Yes. The Board should do two things regarding the Princeton Charter School (“PCS”). First, initiate joint planning or a joint committee with the PCS Board to seek a common vision for the future of Princeton schools, while simultaneously working with PCS administrators to find ways to share costs, collaborate and reconnect our community. Second, as financial stewards with a duty to taxpayers, the Board is bound by that duty to continue the lawsuits in an effort to preserve funds to benefit all of the 3900+ kids in the District (including those at PCS). As for joint planning, we must be proactive, rather than reactive, and develop a shared vision of what our schools should be and how we get there. State law has put us at odds over one pot of funds. All Princeton parents want their children to thrive. PCS serves several hundred satisfied families; almost all our kids come back together at PHS. The District needs to hear why some families choose PCS and learn from that conversation. Together we can think creatively and proactively about ways to educate all of our kids, making best use of our limited funds, in ways that meet everyone’s needs. As for the requirements of fiscal stewardship, continuing the lawsuits makes sense, given the amount at stake – over $1.1 million dollars per year going forward indefinitely. Only about $15 million of the total District budget is available for “discretionary” spending on core programs like student services, curriculum development and instructional technologies. Fortunately, most of the legal expenses were incurred up front. Now it’s a matter of letting the courts decide.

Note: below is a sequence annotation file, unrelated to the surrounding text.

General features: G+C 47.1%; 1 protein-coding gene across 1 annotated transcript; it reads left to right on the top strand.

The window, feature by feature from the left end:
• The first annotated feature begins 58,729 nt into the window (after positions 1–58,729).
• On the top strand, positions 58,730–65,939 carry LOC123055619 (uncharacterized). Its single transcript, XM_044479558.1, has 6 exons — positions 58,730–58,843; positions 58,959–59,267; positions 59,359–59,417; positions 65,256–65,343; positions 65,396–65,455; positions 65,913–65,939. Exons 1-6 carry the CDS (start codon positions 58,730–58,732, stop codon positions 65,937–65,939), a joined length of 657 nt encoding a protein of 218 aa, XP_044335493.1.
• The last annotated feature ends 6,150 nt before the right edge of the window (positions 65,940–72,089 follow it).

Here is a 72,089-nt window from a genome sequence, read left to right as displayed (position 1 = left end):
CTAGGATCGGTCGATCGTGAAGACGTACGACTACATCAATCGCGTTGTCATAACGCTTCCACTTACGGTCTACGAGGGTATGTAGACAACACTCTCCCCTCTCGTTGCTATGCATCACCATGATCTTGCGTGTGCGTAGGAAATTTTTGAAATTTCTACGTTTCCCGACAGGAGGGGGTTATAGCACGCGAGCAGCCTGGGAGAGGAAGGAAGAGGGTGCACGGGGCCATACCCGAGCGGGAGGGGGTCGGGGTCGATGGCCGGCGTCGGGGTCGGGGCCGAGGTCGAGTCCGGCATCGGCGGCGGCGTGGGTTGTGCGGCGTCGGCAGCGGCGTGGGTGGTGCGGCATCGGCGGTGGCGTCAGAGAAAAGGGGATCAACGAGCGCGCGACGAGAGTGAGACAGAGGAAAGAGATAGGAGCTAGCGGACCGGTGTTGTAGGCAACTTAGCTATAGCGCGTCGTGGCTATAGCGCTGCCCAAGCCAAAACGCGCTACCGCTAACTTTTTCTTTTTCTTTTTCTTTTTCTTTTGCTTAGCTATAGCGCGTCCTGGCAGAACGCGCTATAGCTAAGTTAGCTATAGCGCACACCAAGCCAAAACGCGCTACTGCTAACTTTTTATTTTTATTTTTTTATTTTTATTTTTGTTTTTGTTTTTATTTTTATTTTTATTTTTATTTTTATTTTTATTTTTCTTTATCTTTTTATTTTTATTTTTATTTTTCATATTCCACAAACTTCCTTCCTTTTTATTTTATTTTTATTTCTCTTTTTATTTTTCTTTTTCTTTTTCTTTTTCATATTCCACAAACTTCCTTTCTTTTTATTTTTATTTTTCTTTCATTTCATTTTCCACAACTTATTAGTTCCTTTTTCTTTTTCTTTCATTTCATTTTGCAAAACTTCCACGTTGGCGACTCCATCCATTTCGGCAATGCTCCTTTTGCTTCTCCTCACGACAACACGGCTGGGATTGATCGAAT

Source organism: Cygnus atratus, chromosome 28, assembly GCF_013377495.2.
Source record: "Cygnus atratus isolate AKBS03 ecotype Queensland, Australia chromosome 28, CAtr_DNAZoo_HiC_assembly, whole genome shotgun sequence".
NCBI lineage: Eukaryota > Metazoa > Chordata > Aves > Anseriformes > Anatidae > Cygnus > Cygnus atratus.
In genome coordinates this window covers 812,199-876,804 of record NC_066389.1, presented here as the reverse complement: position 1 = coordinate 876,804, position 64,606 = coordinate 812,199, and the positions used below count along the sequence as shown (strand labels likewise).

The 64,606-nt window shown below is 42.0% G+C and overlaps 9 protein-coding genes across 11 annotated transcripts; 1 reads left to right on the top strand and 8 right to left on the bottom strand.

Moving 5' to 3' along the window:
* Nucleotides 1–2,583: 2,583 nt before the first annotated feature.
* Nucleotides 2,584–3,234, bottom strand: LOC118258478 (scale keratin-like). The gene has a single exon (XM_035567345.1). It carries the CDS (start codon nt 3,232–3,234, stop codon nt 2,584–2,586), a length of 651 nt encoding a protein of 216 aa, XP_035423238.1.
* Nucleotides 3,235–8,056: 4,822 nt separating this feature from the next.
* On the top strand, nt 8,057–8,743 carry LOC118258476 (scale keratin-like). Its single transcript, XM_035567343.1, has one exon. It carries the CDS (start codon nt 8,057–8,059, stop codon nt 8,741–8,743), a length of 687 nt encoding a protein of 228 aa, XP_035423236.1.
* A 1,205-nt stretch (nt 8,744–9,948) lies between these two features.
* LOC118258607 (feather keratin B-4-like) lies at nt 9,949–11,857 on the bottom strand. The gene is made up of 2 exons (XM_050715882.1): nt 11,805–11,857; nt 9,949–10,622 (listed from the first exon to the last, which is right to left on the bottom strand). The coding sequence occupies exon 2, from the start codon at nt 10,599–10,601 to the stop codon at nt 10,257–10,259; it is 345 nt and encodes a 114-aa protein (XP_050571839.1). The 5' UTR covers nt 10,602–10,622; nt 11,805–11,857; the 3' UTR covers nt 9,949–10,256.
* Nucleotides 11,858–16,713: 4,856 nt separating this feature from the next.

The school district talks a lot about promoting diversity. How do you see the issue and what does the school district need to do to promote change?